When will U.S. anti-China hysteria come to an end?
First Voice

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Following three Telco giants, Chinese oil majors could be the next target for delisting in the United States. The move, grounded in political rather than professional motives, will undoubtedly dampen international investors' confidence in the U.S. capital market. Trump knows it, but he is still firm in his anti-Beijing campaign.

Considering the president's norm-breaking acts in the past four years, the move is no surprise. The real question is – when will such hysteria towards China come to an end?

Back in 2016, grassroots white Americans voted anti-establishment Trump into the Oval Office. For the first time, long-held ideals of American democracy have been challenged. Pledging to “Make America Great Again”, Trump's solution was straightforward – waging trade wars on friends and foes alike; withdrawing the country from global pacts, and avoiding responsibilities for international affairs.

The consequences have been catastrophic. Populist policies originally introduced to woo American voters were ironically implemented at the sacrifice of blue-collar workers – the same group of people who supported Trump in 2016. Establishment forces are also fed up with Trump's "madness."

The 2020 election was more a fight between Biden-represented American institutions and anti-establishment forces with Trump being the spokesperson than a partisan battle. Biden, although a Democrat, has high hopes pinned on him by establishment politicians of both parties to bring the United States back to the right track. This requires the new president to restore multilateralism, intensify cooperation with allies, and mend ties with China.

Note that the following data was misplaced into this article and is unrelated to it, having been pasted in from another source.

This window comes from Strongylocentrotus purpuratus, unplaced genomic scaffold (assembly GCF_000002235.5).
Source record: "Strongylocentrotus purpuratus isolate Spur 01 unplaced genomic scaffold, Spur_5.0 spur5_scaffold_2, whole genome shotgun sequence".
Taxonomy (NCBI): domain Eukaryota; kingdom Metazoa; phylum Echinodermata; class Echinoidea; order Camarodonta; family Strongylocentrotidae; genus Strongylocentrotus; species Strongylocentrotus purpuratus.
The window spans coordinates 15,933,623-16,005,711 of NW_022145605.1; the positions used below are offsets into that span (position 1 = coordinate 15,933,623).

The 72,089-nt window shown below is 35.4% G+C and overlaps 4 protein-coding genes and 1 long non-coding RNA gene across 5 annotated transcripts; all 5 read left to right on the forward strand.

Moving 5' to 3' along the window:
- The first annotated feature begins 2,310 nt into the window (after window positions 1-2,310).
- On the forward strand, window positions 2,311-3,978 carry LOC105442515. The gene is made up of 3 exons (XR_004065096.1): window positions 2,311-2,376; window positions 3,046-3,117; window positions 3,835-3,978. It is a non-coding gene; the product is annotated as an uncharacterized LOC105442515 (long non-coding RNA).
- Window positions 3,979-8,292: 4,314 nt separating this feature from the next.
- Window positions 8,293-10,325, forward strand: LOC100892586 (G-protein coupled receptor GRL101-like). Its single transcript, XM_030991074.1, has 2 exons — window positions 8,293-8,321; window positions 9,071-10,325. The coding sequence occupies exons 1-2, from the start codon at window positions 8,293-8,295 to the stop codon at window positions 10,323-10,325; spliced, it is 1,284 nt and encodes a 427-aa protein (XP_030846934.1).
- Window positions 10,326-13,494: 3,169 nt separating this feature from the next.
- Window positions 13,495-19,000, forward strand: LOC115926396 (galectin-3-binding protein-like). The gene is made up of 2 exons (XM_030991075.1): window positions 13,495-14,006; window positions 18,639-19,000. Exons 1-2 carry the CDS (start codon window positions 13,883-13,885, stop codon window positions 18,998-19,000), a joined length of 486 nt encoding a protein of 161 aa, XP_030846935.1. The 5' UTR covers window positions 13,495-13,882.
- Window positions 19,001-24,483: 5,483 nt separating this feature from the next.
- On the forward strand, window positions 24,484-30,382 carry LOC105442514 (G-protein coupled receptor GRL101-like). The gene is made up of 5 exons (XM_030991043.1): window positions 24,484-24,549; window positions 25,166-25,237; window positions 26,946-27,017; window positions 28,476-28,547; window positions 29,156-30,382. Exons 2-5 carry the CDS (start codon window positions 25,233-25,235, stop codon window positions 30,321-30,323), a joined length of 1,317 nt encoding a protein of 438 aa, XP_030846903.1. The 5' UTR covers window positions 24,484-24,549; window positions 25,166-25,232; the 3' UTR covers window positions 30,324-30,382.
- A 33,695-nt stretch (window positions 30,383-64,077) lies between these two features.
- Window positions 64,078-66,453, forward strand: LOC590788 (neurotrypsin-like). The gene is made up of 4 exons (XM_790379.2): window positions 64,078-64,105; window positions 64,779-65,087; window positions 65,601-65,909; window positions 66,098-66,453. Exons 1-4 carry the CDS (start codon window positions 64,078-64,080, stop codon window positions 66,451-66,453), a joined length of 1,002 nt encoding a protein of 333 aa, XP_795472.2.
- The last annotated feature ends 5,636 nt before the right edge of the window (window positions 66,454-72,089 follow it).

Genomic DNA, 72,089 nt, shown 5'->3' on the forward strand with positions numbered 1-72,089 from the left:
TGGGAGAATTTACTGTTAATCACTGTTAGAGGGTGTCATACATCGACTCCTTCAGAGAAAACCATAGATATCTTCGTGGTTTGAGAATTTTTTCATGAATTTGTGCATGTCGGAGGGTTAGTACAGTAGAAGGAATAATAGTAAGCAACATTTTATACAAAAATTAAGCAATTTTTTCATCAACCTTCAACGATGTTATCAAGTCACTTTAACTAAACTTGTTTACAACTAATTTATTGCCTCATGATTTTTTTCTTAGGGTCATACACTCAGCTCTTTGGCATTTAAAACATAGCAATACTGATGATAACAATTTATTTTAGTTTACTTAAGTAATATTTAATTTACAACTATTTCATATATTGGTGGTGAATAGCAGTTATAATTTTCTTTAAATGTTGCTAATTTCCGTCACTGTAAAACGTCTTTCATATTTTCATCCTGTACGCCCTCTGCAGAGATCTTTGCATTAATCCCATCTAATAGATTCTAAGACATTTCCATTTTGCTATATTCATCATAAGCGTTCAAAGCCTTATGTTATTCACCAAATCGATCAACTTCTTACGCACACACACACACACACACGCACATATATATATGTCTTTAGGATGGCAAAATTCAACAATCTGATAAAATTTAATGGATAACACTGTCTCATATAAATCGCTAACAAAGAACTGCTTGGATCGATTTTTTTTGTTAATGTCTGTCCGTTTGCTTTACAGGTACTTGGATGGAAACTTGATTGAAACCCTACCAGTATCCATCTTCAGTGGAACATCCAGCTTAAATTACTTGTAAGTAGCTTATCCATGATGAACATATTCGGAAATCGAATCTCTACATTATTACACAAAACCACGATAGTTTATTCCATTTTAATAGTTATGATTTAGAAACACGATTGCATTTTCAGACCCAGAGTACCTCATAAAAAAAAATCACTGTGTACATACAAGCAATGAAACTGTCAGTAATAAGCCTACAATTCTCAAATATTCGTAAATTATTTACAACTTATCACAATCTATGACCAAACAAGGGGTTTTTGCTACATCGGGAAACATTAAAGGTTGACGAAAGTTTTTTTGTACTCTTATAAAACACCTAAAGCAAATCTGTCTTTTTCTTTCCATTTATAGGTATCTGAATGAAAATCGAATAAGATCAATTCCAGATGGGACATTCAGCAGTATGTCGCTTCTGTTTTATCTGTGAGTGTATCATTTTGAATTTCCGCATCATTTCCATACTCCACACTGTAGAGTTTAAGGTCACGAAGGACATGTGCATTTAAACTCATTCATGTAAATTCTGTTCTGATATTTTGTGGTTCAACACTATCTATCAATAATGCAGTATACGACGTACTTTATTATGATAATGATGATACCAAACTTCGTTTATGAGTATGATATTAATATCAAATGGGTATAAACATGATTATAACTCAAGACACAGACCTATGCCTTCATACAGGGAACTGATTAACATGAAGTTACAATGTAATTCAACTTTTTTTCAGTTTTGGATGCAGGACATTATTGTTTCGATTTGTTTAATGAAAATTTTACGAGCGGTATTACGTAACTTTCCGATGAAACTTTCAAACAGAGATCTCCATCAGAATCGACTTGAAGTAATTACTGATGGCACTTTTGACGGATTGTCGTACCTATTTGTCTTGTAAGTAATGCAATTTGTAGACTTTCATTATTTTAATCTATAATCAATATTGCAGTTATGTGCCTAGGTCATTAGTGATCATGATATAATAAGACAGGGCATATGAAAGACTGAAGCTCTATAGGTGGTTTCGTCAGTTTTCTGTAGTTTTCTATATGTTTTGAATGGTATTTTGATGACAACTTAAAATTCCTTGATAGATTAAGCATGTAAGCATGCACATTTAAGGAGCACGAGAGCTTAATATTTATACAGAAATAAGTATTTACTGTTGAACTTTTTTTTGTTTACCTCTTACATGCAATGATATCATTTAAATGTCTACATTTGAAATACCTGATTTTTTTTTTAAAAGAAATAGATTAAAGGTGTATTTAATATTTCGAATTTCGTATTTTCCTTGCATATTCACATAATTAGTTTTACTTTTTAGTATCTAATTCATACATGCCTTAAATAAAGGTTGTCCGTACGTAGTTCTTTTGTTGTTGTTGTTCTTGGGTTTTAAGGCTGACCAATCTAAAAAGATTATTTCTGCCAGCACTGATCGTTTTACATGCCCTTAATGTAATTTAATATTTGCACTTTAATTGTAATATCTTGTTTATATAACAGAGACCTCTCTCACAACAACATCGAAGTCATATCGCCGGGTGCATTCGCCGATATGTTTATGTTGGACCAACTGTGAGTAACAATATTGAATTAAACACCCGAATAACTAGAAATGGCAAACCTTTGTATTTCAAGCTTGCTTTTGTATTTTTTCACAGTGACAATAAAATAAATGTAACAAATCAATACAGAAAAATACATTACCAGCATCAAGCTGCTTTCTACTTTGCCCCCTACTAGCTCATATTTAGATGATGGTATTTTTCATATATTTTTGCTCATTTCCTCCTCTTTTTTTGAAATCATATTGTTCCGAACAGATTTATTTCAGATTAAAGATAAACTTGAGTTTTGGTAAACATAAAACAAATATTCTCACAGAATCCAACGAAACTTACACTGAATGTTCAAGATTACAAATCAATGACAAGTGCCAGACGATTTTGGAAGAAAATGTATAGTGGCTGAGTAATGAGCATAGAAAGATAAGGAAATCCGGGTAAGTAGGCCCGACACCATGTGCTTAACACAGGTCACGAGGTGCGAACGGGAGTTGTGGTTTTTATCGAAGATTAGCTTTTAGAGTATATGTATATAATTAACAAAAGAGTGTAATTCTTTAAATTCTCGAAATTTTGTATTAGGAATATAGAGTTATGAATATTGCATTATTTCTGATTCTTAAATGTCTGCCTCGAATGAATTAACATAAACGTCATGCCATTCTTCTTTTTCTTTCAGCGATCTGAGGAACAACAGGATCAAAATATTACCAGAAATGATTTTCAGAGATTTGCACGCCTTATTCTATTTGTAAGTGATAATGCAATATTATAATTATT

U.S. President-elect Joe Biden addresses an event to name his economic team at the Queen Theater in Wilmington, Delaware, December 1, 2020. /Getty

U.S. President-elect Joe Biden addresses an event to name his economic team at the Queen Theater in Wilmington, Delaware, December 1, 2020. /Getty

The victory of the establishment, to some extent, would alleviate Washington's hysteria on China. The future administration may still regard China as a competitor. But unlike Trump firing shot at China on all fronts, Biden is highly likely to focus more on domestic affairs, especially as the COVID-19 pandemic is killing millions of American citizens and dragging the economy into a record slowdown.

The president-elect's choice of cabinet is also worth noting. While Trump hired a number of China hawks straining every nerve to find trouble with China, Biden's advisers are taking a relatively mild stance on China-related issues, prioritizing the need to coexist with the world's second largest economy over containing it. Admittedly, competition is unavoidable between China and the United States, but an all-out confrontation is never an option for them. So far, Biden's team has not labelled China as a "strategic" competitor. This tells a lot about its stance on ties with China.

But don't forget, the United States is still a split society. Biden's win did not alter this fact. Trump lost the election for his failure to revive the U.S. economy, but the fight between establishment and anti-establishment forces has never ended. China-hawkish Republicans still have much say in Congress. This means even if Biden steps foot in the Oval Office, hawkish GOP figures could still pressure the Democrat president to act tough on issues related to China, especially in fields of 5G where they deem China to be a threat.

Biden may intend to put domestic affairs at top priority after assuming office. But dealing with a split America is a challenging task. A failure to address tussles in domestic politics will eventually cost him his political agenda, and foreign policy may be sacrificed.

Anyone keeping an eye on China-U.S. ties hopes to see Washington's anti-Beijing hysteria could come to an end. But the issue is not dependent on who will be the next occupant of the Oval Office, but how the U.S. domestic political fight develops.

Script writer: Liu Jianxi

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